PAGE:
Gillespie said Agriculture Commissioner Adam Putnam would not be available for comment and instead suggested Local 6 contact “local legislators or your local emergency management, who might be able to speak better to the topic.”
Local emergency management also declined to go on camera with Local 6, instead emailing the following statement:
“Department of Agriculture and Consumer Services has statutory responsibilities related to commercial dispensing systems and implementation (and enforcement) of the standby electric system statutes. Department of Environmental Protection separately has duties related to fuel storage tanks. Only DACS and DEP can provide the most current info as they routinely perform their required fuel facility inspections.
Also note that DACS and DEP field staff indicate that very few fuel stations have permanently installed gensets. The statute only requires installation of genset prewire standby system. The fuel station owner/operator is responsible for providing a genset when needed.
This is not an issue that DEM has authority so I would recommend the EM Directors let the reporter know to contact DACS or DEP.”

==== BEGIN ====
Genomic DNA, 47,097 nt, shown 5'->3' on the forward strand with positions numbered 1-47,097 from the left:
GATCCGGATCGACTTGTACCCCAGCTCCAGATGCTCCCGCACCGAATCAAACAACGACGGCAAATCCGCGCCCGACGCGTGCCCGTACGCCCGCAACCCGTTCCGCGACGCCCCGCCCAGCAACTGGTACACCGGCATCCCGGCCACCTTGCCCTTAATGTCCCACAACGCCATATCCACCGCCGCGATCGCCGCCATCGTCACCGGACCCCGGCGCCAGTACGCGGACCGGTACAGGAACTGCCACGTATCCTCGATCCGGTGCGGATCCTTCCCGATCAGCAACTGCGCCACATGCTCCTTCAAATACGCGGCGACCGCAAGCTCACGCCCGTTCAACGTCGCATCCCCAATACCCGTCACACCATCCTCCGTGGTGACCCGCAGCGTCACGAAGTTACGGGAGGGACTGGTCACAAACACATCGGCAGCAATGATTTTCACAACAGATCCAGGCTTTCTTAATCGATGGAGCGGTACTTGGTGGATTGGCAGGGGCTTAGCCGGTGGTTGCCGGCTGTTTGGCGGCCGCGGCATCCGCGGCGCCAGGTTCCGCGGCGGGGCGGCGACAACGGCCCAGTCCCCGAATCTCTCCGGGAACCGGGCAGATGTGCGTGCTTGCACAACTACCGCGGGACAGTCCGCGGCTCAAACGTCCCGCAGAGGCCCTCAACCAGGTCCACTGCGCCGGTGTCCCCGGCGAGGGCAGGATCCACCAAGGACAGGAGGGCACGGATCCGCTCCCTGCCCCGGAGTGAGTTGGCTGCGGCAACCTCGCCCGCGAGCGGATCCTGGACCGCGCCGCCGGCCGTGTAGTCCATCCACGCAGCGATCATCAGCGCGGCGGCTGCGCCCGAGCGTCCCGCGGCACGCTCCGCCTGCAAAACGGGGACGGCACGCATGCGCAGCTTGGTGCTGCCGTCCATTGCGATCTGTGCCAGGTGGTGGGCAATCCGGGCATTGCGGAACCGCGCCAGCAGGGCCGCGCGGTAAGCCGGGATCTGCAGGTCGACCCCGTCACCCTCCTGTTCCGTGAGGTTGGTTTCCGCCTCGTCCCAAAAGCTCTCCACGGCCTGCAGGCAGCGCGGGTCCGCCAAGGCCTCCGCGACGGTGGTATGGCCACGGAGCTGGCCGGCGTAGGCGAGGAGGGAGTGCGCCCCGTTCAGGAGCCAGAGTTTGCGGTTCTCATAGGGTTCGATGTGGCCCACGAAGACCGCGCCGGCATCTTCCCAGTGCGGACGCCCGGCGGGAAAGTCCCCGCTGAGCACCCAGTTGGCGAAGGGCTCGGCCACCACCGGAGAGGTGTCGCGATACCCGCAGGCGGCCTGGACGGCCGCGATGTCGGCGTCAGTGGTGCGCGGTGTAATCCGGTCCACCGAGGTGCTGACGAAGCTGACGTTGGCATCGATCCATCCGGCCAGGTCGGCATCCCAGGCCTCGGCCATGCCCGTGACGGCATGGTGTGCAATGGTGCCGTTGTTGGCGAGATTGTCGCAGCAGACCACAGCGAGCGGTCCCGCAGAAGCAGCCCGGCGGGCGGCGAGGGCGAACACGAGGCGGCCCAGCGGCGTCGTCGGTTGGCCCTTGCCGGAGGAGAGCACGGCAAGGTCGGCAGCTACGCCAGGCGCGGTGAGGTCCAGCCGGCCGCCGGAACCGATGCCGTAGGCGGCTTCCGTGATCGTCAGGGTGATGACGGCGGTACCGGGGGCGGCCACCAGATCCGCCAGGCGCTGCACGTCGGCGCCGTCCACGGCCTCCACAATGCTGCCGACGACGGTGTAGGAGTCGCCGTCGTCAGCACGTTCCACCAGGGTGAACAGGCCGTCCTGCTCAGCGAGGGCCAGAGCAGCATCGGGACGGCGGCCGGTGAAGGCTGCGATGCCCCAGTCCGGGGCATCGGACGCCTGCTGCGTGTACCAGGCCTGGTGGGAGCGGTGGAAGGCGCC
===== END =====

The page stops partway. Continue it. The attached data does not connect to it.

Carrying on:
Local 6 reached out to Congressman Bill Posey and Florida Chief Financial Officer Jeff Atwater, who both helped craft the legislation, but did not receive a response.
Former Congresswoman and State Representative Sandy Adams, who also helped write the law, did agree to go on camera.
"Where are they going to get a generator after a storm hits?” Local 6 asked Adams.
“Well I would hope they would reconsider their thought process on that,” Adams replied.
Adams said instead of buying a generator, gas stations could contract with a company that would deliver one after a storm.
"If there's no damage and the only thing that's there is no power, and they have the ability to hook up that generator and pour that fuel out, think about the generators that could run off that fuel. That could be life-saving,” said Adams.
Adams believes it's a station owner's moral responsibility to open and sell gas after a hurricane, if it's safe to do so.
"It's not one of those things where we're requiring them to take chances to go back to open up, but if they can open up, and they have the ability to pull that fuel out, and help the people in the community on the recovery end, I think that's very important,” said Adams. “You have the ability to help your community, wouldn't you want to?"
Owners with more than 10 gas stations are required by law to have access to a generator, but this doesn't apply to individually owned gas stations, Gulamali's.